Scots believe that farmers need to be able to control foxes on their land and do not want the law changed to stop them doing so – new polling for the Scottish Countryside Alliance has shown.
It is also clear from the polling that fox hunting is not an issue that will affect votes in the coming Scottish Parliament Elections.
In polling carried out for the Scottish Countryside Alliance earlier this month [1] a large majority, 64%, said they thought it was acceptable for farmers to shoot foxes to protect their livestock, whilst just 27% were opposed. The largest group, 40%, thought the current law on hunting, which allows the use of any number of dogs to flush and shoot foxes, should be left as it is. A further 9% believed all restrictions on hunting should be removed. Together those two groups represent a clear majority of those who expressed a view. Only 37% wanted the law changed to ban flushing with dogs and shooting.

Meanwhile, not a single one of the 1,041 people surveyed spontaneously raised hunting as the most influential issue which will affect the way they vote. When hunting was compared to 16 other issues which might affect peoples’ votes it was the least influential with just 2% saying hunting would have the decisive impact on their vote in May’s elections.

Jamie Stewart, director of the Scottish Countryside Alliance, said: “The suggestion that there is a groundswell of concern about this issue or support for the law on hunting in Scotland to be changed is clearly nonsense. Animal rights groups have celebrated the ‘success’ of the Protection of Wild Mammals (Scotland) Act 2002 over the past 13 years whilst effective fox control using packs of dogs has been able to continue. This polling buries the myth that there is concern from the public about the current hunting legislation in Scotland and a desire for change.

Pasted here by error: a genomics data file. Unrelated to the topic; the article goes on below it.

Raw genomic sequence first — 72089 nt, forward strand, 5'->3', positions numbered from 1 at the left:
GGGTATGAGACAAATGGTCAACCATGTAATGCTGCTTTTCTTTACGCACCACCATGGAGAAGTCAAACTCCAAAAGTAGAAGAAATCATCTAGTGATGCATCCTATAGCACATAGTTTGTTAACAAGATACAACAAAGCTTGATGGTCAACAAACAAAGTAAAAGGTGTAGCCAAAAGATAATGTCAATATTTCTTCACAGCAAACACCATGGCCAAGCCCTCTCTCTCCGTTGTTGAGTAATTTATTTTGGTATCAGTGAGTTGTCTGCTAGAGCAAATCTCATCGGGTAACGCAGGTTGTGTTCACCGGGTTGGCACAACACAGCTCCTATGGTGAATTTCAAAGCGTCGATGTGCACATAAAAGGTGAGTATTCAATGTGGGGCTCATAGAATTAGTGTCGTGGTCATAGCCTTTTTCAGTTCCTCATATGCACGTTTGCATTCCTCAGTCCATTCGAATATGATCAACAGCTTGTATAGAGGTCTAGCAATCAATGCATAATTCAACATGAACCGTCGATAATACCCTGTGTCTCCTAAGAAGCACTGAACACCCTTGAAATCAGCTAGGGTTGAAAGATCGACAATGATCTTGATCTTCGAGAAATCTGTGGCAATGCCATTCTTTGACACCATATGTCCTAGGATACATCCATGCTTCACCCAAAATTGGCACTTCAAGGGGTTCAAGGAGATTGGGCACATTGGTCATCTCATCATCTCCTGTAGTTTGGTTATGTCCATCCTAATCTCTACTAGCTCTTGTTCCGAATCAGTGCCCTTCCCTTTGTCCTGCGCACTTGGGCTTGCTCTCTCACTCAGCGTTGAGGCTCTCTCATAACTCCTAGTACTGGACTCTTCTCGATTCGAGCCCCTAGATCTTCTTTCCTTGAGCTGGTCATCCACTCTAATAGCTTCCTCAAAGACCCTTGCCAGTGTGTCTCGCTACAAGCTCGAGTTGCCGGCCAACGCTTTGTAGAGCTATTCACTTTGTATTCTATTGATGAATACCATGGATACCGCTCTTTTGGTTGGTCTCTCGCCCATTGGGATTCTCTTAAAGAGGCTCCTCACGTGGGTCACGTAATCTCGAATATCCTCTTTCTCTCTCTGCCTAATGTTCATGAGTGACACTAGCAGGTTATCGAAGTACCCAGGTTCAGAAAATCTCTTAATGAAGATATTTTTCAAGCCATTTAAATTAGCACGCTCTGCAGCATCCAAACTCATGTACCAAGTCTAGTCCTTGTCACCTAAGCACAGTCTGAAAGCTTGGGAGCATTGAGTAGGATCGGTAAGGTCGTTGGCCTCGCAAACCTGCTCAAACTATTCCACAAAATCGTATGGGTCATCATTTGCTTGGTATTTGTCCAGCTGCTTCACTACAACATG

“The research shows that Scottish people support the right of farmers to cull foxes, and believe that the current legislation represents a sensible compromise which protects both animal welfare and the ability to manage wildlife.”
“Police Scotland investigations and the most recent Scottish Government wildlife crime report provide robust evidence that this is not an area for concern for law enforcement. This input, together with the clear statement of public opinion contained within our polling, provides all the evidence the Scottish Government needs reject calls for pointless and divisive new legislation. Politicians who raise this issue as a priority in the run up to the election will only make themselves look totally out of touch with the electorate.”
For more information, contact the Scottish Countryside Alliance on 01890 818554 or email [email protected]

Note for editors
[1] All figures, unless otherwise stated, are from YouGov Plc. Total sample size was 1,041 adults. Fieldwork was undertaken between 17th – 21st December 2015. The survey was carried out online. The figures have been weighted and are representative of all Scottish adults (aged 18+).
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